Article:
By far the biggest names in the referrer-log are Radio Userland and NetNewsWire, with the other aggregators (Syndirella, Amphetadesk, and so on) well up in the list. Which is just fine, but we're missing a piece of information which will soon be really important, commercially. (Updated 'round midnight Sunday. And again Monday, more input.)
Eventually there will be business models built around weblogs, with more popular ones being more lucrative. And while the Pagerank-style ratings produced by Technorati, Daypop and so on are important, the big question is going to become: “how many subscribers do you have?”
And right now, it's hard work to answer that question. You can count the number of different IP addresses fetching your RSS feed, but this mis-counts for a bunch of reasons:
I think the pressure to come up with a good, auditable answer to this question is going to become irresistible down the road. And it would be technically easy to achieve. Here's one strawman that I'm pretty sure that would work, and since I just thought it up in the last ten minutes, there are probably better ideas lurking out there.
When someone sets up their aggregator, they provide their email address,
on the understanding that it will never be sent anywhere.
However, it is used to generate a 64-bit hashcode using a widely-published
algorithm provided along with reference source code.
Then, when the aggregator pulls in the RSS file, it sends something like
this in the
When you count the number of unique hashcodes fetching your RSS feed, you'll know exactly how many subscribers you have. The other neat thing is, when people like A.C. Nielsen and the Audit Bureau of Circulation want to get into this business down the road, they'll ask the people in their samples to provide their email addresses, so they can compute the hash and do demographic slicing on subscribers to, well, anything.
Because one way or another, RSS subscriptions are going to be big damn business just like every other kind of subscription, and one way or another, it's going to become necessary to get this data. So why not make it easy, cheap, and accurate?
Update: Brent & MNot ·
Brent Simmons, author of
NetNewsWire, writes to point out that the Referer field is probably the wrong
one (RSS readers have been accused of “Referer spam” in the past) and
adds that it could go in the User-Agent.
Off the top, looks like he's right and he's right.
If you wanted to put it in the User-Agent, you'd need a conventional way
to set it off from the unregulated cruft that lives there, I would suggest
or some such.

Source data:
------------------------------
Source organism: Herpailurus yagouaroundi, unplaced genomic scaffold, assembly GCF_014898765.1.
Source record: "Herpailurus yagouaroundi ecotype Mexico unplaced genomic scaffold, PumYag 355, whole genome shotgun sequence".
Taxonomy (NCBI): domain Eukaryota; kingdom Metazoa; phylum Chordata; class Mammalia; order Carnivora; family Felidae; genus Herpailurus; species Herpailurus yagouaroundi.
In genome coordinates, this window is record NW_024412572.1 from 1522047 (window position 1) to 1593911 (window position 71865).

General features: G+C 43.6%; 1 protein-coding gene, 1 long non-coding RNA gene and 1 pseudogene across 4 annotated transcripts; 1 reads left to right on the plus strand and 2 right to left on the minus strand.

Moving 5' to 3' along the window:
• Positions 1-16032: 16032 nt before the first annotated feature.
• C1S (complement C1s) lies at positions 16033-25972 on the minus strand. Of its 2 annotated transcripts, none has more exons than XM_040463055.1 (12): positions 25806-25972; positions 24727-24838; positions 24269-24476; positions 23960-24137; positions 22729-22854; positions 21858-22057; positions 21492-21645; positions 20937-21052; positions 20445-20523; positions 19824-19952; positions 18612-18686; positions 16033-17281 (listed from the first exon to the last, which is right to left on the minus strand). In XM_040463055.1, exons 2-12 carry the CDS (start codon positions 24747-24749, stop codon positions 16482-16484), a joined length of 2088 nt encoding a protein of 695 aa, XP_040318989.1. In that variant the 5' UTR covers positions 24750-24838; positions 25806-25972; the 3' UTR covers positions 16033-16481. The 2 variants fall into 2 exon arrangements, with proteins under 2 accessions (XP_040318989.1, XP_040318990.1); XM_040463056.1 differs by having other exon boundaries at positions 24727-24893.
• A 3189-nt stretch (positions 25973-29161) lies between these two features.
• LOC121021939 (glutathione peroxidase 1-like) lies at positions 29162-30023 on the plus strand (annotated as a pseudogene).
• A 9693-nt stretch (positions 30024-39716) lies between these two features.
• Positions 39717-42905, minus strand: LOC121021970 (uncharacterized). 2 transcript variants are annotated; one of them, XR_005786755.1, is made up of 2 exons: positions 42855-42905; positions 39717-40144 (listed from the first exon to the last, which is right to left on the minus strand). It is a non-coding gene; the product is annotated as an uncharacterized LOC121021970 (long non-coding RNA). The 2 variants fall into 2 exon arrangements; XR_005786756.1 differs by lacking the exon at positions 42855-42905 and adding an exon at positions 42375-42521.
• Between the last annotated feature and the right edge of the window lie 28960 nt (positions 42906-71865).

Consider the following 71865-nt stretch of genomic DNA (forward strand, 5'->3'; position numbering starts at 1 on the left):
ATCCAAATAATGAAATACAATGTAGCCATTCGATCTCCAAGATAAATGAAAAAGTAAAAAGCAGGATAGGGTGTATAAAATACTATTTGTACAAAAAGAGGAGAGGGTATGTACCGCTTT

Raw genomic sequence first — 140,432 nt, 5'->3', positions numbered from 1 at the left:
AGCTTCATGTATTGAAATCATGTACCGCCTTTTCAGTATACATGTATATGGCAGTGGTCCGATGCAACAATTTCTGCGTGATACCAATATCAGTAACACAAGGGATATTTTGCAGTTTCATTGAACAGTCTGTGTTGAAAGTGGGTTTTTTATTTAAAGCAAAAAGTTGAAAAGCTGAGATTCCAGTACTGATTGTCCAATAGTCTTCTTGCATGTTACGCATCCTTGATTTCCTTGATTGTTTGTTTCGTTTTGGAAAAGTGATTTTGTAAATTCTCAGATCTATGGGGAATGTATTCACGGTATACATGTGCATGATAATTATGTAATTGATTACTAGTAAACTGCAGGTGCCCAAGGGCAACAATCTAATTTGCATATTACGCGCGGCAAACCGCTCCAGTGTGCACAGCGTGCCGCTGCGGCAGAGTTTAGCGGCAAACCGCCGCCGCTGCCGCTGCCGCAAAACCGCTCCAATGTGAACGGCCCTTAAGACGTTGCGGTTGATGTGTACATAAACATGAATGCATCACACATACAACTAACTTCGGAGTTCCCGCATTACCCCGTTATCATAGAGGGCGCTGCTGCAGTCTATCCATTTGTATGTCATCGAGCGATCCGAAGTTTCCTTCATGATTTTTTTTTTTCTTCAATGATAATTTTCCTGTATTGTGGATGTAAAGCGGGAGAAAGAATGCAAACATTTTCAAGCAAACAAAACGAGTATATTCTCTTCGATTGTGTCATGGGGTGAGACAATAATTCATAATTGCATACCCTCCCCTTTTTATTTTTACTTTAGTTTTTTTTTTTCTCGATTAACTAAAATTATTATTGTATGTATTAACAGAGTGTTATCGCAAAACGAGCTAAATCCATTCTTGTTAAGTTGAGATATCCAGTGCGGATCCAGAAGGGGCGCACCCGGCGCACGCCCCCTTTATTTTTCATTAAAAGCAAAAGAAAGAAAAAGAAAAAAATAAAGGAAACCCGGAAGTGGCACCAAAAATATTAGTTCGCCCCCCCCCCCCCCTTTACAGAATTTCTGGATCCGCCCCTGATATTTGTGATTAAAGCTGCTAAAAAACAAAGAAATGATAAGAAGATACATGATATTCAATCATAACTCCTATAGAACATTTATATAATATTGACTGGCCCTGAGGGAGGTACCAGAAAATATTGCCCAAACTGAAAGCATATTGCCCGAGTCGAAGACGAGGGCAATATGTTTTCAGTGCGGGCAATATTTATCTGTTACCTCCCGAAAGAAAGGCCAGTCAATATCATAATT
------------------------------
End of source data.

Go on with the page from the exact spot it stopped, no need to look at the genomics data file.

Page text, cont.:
Mark Nottingham also points out
the problems with the Referer header, and suggests using the existing
Which is an elegant idea, but I don't think it's quite as good, because it doesn't end up in typical webserver log files by default. And Brent's trick of using the User-Agent is just fine I'd say.
Mark also tries to object to the notion that RSS needs a business model. He's entitled to his objections, but it's the other way round: there are a lot of business models out there that need RSS.
Update: Aaron and Ross · Ross Olson wrote in to point out that you could track your RSS subscribers with cookies. Yes, kind of, only you'll have as many cookies as the count of browsers and computers you use, most people will have more than one I'd think. And also, cookies feel like way too much intrusion and machinery for something that should be simple. Also, they make the web-server do more work.
Aaron Swartz points out that if,
whenever you provide the URI of your RSS feed (whether via autodiscovery or
behind the little orange “XML” button), you stick in a random
that would do the trick.
Of course, for those of us who've already got lots of people out there
using the base URI for our RSS, it's too late.
And, just as with cookies, someone who uses two aggregators on one computer
and one on another is going to get counted three times.
And I'm uncomfortable architecturally with this; I think that you really ought to be able to use pretty well any URI you can dream up for your RSS feed, and whatever syntax you use, this feels like a landgrab on a piece of that space, which is questionable.
Aaron also points out that my idea of hashing the email address would be seen by some (e.g. him) as a security hole. I'm unconvinced on that one, as of yet.
The only thing I'm convinced of is that when the world of business comes to treat RSS subscriptions as seriously as they treat other kinds of subscriptions (which is very seriously), they are going to demand some sort of measurement capability as a basic price of admission.